Setup and Breakdown Gear
Putting together a fly rod and feeding the line through the guides used to take me 10 to 15 minutes. There were times I would set up the rod the night before and leave it in my truck just to avoid rigging time near the river. That is a helpful strategy to quickly get to the water, but limits your options of what approach you want to use when you see the stream conditions. A trick I have learned (from the Huge Fly Fisherman) to help me include putting together the bottom two sections and the top two sections first and then putting those two sections together. Working from the bottom up to the top, slows me down when handling the three sections and trying to connect the top section.
For feeding the line through the guides I pull all of the leader from the reel and grab the knot at the intersection of the leader and fly line. I hold the knot and push it through each guide, until I reach the top. Then I grab the leader and pull it through all the guides quickly. Holding the leader, I can quickly tie on new flies. I often wait until I get to the water to feed the line through the guides.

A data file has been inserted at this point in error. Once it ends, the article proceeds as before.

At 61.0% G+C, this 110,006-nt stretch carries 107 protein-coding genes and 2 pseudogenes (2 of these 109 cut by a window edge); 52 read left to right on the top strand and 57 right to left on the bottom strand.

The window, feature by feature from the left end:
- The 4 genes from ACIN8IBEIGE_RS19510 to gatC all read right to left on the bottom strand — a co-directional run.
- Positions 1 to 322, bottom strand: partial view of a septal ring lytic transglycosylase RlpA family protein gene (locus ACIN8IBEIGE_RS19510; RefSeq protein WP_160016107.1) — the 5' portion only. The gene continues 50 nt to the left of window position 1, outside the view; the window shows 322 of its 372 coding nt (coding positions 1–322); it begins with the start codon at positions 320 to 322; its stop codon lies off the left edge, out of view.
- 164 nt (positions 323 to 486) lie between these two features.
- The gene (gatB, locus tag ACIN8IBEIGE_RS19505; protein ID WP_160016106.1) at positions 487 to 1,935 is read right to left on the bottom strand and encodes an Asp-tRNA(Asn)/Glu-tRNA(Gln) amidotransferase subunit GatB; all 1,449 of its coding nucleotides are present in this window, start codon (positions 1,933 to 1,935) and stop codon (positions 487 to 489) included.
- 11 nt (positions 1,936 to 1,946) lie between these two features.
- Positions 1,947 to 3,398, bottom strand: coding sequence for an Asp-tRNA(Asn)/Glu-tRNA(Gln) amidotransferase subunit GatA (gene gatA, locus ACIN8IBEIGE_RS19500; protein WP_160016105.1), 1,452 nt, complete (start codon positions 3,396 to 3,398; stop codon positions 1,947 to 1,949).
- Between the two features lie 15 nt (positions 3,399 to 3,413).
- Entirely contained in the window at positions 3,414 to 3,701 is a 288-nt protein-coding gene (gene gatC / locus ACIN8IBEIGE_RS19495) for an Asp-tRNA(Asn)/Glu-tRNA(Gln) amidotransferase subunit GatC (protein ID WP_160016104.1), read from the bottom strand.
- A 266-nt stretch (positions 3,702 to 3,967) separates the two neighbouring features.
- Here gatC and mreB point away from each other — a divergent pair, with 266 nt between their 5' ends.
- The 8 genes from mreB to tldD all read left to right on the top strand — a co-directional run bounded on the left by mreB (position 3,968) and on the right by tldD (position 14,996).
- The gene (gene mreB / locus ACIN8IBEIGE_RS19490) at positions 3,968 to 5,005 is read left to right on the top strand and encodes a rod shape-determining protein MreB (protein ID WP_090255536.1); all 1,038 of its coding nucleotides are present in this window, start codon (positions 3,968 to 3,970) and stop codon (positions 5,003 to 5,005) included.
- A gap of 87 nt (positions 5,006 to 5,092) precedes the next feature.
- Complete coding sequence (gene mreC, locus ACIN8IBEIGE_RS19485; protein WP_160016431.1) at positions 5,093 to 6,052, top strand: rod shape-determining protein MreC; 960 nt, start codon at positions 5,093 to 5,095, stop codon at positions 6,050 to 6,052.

I have a heavy plastic tray and a small welcome rug in my truck that my wading boots and waders sit on. To aid efficiency, I pull them out of the truck in one motion and set them on the ground facing the direction I will step into the waders and boots. The plastic tray and mat prevent me from tearing the waders on stones or branches that often are near parking areas near streams. Leaving the boots untied and loose and facing out saves a good bit of time. As you slide on the waders with stocking feet, you don’t want to take many (or any) steps in the soft material. So as soon as my feet hit the end of the stocking foot, I place them directly in the correct wading boot and use my weight to push into the boot. Very quickly I can tie laces or use a BOA system to tighten my boots and head out.